The Transportation section of the Draft EIS (Section 3.13) was the only section cited in the DEIS as having significant, unavoidable, adverse impacts on South Lake Union. While, along with many others, LUOA believes this statement to be incorrect, the adverse impacts of transportation in SLU could become very substantial and the mitigation strategies outlined in the DEIS appear to be woefully optimistic.
In preparation for making public comments on the DEIS, LUOA also commissioned Christopher Ferrell of CFA Consultants to conduct a peer review and provide commentary on the Transportation section. Mr. Ferrell’s Memo can be found here. It might be a bit on the technical side, but it quite clearly points out several shortfalls in the City’s study and we feel it will be a valuable read for many of you.
Larry Phillips is our King County Council Member of District Four.
LUOA heard from Larry about a special meeting of the King County Council’s Regional Transit Committee that was happening in South Lake Union in late April but – only at the last minute. The meeting was to be a workshop for RTC Committee members to review proposed changes to Metro Transit’s Strategic Plan and Service Guidelines and is, of course, past now but Mr Phillips offered further contact information for those unable to attend.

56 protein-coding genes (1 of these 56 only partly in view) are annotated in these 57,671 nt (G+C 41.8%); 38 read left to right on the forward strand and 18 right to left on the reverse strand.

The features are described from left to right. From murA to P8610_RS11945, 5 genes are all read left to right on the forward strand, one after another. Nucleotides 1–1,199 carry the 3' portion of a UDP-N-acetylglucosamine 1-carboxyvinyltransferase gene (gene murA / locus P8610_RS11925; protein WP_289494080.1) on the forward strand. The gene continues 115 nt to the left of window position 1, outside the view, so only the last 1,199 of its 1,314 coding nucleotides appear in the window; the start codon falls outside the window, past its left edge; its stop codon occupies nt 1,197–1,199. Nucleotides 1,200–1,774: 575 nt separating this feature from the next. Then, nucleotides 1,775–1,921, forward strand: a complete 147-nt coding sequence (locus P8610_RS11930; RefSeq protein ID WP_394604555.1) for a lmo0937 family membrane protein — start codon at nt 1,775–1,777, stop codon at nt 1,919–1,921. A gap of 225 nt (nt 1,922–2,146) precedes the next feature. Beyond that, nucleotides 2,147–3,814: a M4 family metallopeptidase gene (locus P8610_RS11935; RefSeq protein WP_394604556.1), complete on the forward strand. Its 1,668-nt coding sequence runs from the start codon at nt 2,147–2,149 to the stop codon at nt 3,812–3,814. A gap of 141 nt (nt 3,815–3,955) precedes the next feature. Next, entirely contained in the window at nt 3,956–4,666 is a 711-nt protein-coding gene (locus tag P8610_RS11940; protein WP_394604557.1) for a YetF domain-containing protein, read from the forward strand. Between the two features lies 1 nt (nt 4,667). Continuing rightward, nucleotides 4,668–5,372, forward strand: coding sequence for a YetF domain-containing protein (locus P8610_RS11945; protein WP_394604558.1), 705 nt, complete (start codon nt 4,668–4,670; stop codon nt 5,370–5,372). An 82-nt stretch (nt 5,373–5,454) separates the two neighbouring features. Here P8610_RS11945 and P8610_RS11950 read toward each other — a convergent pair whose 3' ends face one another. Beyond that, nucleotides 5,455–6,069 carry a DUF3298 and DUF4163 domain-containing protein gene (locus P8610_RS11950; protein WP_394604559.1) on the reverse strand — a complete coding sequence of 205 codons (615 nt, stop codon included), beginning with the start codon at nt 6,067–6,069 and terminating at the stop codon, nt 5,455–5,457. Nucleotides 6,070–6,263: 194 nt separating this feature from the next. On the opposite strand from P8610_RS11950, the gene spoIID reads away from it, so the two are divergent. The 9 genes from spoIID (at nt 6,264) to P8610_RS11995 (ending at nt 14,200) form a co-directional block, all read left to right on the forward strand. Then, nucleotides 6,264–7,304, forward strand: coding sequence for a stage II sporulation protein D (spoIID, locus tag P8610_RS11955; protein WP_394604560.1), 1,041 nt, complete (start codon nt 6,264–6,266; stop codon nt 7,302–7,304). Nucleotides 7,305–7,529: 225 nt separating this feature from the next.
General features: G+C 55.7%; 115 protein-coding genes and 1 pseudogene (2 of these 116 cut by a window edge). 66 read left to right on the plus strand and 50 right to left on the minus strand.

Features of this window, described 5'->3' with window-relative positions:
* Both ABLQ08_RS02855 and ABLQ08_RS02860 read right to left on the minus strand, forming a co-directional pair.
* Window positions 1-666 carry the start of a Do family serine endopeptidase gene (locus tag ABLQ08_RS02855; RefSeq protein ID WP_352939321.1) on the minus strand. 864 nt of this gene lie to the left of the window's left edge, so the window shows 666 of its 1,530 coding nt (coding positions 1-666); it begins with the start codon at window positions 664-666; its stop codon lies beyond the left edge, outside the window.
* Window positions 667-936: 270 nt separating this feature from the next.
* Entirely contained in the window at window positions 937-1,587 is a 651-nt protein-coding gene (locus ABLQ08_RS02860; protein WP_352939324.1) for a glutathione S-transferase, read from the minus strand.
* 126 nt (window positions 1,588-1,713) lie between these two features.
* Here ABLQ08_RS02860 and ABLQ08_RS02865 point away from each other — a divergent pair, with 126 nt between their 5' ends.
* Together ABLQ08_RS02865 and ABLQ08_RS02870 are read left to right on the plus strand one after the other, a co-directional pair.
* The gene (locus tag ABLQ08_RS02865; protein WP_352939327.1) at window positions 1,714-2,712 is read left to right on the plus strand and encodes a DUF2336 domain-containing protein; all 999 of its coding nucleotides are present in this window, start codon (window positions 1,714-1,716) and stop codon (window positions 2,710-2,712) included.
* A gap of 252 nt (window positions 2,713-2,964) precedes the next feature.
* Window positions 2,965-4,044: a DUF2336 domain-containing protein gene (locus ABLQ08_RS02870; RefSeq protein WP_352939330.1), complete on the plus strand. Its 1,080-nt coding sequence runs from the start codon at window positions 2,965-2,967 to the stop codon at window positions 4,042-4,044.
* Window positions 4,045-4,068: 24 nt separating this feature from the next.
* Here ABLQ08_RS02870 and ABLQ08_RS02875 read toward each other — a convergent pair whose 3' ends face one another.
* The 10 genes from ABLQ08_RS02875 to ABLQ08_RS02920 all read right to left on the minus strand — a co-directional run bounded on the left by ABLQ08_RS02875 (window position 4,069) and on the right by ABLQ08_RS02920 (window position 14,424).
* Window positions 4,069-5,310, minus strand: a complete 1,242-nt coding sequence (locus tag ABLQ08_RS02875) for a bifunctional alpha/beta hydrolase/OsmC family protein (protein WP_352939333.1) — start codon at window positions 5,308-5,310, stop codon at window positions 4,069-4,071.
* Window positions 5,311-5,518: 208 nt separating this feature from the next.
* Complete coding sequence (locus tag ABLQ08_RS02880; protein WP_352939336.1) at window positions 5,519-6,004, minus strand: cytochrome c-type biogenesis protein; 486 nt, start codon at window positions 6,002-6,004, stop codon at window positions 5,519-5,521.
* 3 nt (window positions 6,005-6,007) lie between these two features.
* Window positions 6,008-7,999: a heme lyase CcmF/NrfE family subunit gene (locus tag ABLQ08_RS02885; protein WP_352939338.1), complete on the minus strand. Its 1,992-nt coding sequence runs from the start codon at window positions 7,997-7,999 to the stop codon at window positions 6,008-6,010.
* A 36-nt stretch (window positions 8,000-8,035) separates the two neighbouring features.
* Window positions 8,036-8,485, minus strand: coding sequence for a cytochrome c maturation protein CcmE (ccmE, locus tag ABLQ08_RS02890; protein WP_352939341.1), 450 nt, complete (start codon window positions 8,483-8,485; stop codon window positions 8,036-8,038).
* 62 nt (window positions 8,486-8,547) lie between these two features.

LUOA encourages everyone to be vocal on this issue.
This, from Larry Phillips:
I greatly appreciate the South Lake Union neighborhood’s commitment to becoming even more pedestrian friendly and transit-oriented.
As you may know, Metro Transit continues to face a severe funding gap due to this Great Recession. We project a need to cut 600,000 annual service hours—17% of the system—by 2015 to balance the shortfall. Under current service allocation policies, in Seattle alone, we would have to completely cut the equivalent of 7 major routes like Route 5 in order to bridge this gap. We have explored every opportunity to avoid service cuts—including implementing efficiencies identified by an agency audit, raising fares, reducing capital spending, spending down reserves, enacting a property tax for transit authorized by the 2009 legislature, and deferring service investments approved by voters in 2006. We are now nearly out of tools to save our system and may need additional funding authority from the state legislature to avoid cuts.
This year, building on the work of the Regional Transit Task Force that I helped create, the Regional Transit Committee is examining policy changes that will guide Metro in facing these revenue shortfalls in coming years. It is a critical time for transit, and we need to hear from members of the public and transit-dependent communities about your priorities. Even if you can’t attend the meeting, please feel free to contact me and other councilmembers with your input at any time.
Thanks again for your interest and involvement in the South Lake Union community. I appreciate the opportunity to share this information with you.
Larry Phillips, Councilmember
Metropolitan King County Council, District Four
King County Courthouse
516 Third Avenue, Room 1200
Seattle, WA 98104-3272
For more information: http://www.kingcounty.gov/phillips
To sign up for my eNews: http://www.kingcounty.gov/Phillips/Newsletters.aspx